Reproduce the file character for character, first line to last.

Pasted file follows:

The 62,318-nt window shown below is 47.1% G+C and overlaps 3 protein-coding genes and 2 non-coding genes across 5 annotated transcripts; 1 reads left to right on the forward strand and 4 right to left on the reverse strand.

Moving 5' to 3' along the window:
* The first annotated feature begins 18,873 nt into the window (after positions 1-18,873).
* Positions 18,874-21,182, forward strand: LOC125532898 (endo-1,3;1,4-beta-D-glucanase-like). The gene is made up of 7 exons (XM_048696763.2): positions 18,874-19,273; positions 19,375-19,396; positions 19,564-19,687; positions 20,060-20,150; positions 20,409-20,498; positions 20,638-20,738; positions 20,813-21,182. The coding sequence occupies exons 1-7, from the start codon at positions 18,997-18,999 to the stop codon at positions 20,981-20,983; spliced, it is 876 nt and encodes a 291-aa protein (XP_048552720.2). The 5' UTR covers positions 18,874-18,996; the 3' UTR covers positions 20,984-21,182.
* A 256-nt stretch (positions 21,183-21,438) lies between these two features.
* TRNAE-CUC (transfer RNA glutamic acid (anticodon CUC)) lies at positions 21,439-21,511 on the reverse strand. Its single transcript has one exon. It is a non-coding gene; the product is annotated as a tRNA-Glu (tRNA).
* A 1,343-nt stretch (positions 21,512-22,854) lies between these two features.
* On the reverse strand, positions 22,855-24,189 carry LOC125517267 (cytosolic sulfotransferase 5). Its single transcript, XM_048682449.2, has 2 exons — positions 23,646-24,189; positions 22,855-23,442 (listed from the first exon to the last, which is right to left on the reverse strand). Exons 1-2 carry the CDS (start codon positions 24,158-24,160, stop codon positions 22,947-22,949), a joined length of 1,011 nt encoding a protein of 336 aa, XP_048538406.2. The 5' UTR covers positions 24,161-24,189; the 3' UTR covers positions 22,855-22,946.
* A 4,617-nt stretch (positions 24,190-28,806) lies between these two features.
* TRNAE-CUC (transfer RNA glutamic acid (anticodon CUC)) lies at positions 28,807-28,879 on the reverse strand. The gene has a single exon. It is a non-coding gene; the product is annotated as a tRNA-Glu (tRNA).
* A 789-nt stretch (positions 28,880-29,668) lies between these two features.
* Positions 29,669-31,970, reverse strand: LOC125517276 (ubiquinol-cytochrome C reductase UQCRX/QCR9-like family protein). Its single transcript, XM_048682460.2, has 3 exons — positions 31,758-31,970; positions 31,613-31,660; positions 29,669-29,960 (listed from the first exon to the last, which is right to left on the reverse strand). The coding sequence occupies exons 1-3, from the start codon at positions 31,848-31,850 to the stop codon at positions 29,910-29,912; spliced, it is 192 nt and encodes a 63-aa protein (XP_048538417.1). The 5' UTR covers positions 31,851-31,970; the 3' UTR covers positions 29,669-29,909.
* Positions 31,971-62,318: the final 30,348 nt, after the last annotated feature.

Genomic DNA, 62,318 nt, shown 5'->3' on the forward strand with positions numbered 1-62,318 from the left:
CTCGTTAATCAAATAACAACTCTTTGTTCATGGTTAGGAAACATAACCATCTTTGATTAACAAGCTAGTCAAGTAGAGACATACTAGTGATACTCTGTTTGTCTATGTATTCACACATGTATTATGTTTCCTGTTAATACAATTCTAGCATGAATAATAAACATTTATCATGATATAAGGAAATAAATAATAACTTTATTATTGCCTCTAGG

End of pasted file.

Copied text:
The 62,318-nt window shown below is 47.1% G+C and overlaps 3 protein-coding genes and 2 non-coding genes across 5 annotated transcripts; 1 reads left to right on the forward strand and 4 right to left on the reverse strand.

Moving 5' to 3' along the window:
* The first annotated feature begins 18,873 nt into the window (after positions 1-18,873).
* Positions 18,874-21,182, forward strand: LOC125532898 (endo-1,3;1,4-beta-D-glucanase-like). The gene is made up of 7 exons (XM_048696763.2): positions 18,874-19,273; positions 19,375-19,396; positions 19,564-19,687; positions 20,060-20,150; positions 20,409-20,498; positions 20,638-20,738; positions 20,813-21,182. The coding sequence occupies exons 1-7, from the start codon at positions 18,997-18,999 to the stop codon at positions 20,981-20,983; spliced, it is 876 nt and encodes a 291-aa protein (XP_048552720.2). The 5' UTR covers positions 18,874-18,996; the 3' UTR covers positions 20,984-21,182.
* A 256-nt stretch (positions 21,183-21,438) lies between these two features.
* TRNAE-CUC (transfer RNA glutamic acid (anticodon CUC)) lies at positions 21,439-21,511 on the reverse strand. Its single transcript has one exon. It is a non-coding gene; the product is annotated as a tRNA-Glu (tRNA).
* A 1,343-nt stretch (positions 21,512-22,854) lies between these two features.
* On the reverse strand, positions 22,855-24,189 carry LOC125517267 (cytosolic sulfotransferase 5). Its single transcript, XM_048682449.2, has 2 exons — positions 23,646-24,189; positions 22,855-23,442 (listed from the first exon to the last, which is right to left on the reverse strand). Exons 1-2 carry the CDS (start codon positions 24,158-24,160, stop codon positions 22,947-22,949), a joined length of 1,011 nt encoding a protein of 336 aa, XP_048538406.2. The 5' UTR covers positions 24,161-24,189; the 3' UTR covers positions 22,855-22,946.
* A 4,617-nt stretch (positions 24,190-28,806) lies between these two features.
* TRNAE-CUC (transfer RNA glutamic acid (anticodon CUC)) lies at positions 28,807-28,879 on the reverse strand. The gene has a single exon. It is a non-coding gene; the product is annotated as a tRNA-Glu (tRNA).
* A 789-nt stretch (positions 28,880-29,668) lies between these two features.
* Positions 29,669-31,970, reverse strand: LOC125517276 (ubiquinol-cytochrome C reductase UQCRX/QCR9-like family protein). Its single transcript, XM_048682460.2, has 3 exons — positions 31,758-31,970; positions 31,613-31,660; positions 29,669-29,960 (listed from the first exon to the last, which is right to left on the reverse strand). The coding sequence occupies exons 1-3, from the start codon at positions 31,848-31,850 to the stop codon at positions 29,910-29,912; spliced, it is 192 nt and encodes a 63-aa protein (XP_048538417.1). The 5' UTR covers positions 31,851-31,970; the 3' UTR covers positions 29,669-29,909.
* Positions 31,971-62,318: the final 30,348 nt, after the last annotated feature.

Genomic DNA, 62,318 nt, shown 5'->3' on the forward strand with positions numbered 1-62,318 from the left:
CTCGTTAATCAAATAACAACTCTTTGTTCATGGTTAGGAAACATAACCATCTTTGATTAACAAGCTAGTCAAGTAGAGACATACTAGTGATACTCTGTTTGTCTATGTATTCACACATGTATTATGTTTCCTGTTAATACAATTCTAGCATGAATAATAAACATTTATCATGATATAAGGAAATAAATAATAACTTTATTATTGCCTCTAGG